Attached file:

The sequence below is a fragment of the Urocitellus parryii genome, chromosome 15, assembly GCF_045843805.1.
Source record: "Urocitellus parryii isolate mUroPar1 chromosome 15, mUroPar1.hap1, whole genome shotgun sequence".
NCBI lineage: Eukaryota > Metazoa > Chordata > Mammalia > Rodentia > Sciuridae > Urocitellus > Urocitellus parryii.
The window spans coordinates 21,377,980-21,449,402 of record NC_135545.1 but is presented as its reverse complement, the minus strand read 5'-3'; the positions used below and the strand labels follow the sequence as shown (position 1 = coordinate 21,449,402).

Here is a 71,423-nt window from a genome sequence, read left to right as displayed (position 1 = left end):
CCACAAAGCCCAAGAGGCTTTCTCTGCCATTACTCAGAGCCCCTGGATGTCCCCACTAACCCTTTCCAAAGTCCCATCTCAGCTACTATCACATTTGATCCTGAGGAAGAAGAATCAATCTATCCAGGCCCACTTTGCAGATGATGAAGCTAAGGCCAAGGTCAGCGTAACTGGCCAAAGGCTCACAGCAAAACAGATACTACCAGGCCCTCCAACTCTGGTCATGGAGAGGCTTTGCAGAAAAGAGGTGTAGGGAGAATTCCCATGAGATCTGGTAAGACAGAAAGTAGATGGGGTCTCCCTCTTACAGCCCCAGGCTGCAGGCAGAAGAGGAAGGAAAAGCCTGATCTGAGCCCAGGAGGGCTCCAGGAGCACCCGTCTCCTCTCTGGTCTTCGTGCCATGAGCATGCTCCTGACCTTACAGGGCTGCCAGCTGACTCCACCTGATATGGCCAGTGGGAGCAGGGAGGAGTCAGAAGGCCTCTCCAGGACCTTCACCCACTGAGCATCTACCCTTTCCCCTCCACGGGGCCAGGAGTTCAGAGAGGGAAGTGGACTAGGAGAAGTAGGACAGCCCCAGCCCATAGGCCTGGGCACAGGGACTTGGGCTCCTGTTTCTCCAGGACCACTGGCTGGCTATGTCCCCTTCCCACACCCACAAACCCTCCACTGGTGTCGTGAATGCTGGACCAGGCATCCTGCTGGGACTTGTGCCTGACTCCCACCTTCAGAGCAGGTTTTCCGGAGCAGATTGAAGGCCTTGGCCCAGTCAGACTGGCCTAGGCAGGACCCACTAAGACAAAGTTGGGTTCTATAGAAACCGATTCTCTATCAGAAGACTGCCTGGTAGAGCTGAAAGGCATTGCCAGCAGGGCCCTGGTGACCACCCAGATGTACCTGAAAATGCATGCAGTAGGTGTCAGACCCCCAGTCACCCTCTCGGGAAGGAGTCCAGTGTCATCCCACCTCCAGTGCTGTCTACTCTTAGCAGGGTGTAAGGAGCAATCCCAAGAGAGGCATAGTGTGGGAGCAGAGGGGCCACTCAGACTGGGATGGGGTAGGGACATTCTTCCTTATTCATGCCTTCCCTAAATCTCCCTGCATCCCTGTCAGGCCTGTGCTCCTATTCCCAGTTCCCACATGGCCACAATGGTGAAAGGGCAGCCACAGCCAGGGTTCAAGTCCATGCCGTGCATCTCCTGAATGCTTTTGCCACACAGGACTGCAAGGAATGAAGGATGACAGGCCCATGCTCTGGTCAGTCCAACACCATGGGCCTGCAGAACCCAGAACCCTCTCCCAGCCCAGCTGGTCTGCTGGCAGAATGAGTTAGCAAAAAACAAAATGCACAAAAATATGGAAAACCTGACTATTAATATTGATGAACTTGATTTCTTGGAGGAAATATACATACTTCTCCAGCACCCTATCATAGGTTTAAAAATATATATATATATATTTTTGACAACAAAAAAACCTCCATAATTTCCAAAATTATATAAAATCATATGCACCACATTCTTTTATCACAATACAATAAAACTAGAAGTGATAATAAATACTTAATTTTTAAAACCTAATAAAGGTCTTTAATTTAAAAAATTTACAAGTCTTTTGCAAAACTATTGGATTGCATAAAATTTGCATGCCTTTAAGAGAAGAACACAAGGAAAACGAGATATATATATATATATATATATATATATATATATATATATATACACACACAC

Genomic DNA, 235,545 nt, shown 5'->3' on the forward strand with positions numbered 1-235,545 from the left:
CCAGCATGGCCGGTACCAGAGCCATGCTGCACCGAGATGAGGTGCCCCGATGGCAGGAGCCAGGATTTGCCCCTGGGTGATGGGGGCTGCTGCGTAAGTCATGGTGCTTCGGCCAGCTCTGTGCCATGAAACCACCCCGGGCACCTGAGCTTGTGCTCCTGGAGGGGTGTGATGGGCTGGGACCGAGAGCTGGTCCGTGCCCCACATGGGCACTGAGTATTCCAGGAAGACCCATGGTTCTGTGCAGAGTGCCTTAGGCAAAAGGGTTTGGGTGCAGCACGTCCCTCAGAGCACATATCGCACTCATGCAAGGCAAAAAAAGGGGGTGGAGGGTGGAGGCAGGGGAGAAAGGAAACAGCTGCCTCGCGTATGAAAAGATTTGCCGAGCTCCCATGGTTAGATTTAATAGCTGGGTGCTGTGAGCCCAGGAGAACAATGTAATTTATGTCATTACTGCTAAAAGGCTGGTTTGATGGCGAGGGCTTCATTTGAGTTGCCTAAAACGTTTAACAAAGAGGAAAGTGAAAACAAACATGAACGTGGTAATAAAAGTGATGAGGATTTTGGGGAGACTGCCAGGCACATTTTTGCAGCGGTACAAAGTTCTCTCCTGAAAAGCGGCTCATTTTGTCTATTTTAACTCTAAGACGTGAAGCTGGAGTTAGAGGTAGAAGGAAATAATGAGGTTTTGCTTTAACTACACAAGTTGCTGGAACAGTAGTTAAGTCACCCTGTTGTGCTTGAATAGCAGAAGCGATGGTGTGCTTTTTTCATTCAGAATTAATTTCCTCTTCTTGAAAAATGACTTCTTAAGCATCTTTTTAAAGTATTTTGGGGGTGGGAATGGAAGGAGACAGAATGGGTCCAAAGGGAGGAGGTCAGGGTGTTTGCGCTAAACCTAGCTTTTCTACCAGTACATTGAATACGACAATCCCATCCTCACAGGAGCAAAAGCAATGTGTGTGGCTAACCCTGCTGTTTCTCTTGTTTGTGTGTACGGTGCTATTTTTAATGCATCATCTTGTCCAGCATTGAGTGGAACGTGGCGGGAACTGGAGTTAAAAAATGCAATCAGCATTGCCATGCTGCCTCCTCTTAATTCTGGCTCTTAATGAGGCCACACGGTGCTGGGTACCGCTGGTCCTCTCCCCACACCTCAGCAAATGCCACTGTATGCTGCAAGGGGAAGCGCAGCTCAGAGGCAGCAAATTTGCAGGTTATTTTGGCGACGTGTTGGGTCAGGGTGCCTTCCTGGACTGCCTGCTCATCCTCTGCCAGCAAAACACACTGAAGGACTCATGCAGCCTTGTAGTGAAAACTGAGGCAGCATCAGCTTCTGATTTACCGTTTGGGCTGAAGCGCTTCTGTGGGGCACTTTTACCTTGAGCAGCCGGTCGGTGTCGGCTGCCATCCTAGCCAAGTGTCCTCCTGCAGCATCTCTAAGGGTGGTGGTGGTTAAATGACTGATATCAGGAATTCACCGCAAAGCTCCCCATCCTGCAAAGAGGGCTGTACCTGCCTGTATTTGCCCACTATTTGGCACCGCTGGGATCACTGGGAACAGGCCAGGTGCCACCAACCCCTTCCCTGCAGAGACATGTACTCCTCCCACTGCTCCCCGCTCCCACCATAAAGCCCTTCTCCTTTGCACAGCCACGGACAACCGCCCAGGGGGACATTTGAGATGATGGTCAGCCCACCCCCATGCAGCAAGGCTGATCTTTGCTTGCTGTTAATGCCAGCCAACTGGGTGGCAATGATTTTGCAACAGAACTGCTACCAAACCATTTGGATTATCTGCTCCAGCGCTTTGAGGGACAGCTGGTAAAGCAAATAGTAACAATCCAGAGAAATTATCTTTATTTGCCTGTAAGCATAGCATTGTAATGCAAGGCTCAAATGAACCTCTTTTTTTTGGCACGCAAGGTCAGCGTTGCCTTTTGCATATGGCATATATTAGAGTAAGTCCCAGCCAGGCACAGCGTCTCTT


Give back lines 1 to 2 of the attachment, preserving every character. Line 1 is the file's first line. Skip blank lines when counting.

The sequence below is a fragment of the Urocitellus parryii genome, chromosome 15, assembly GCF_045843805.1.
Source record: "Urocitellus parryii isolate mUroPar1 chromosome 15, mUroPar1.hap1, whole genome shotgun sequence".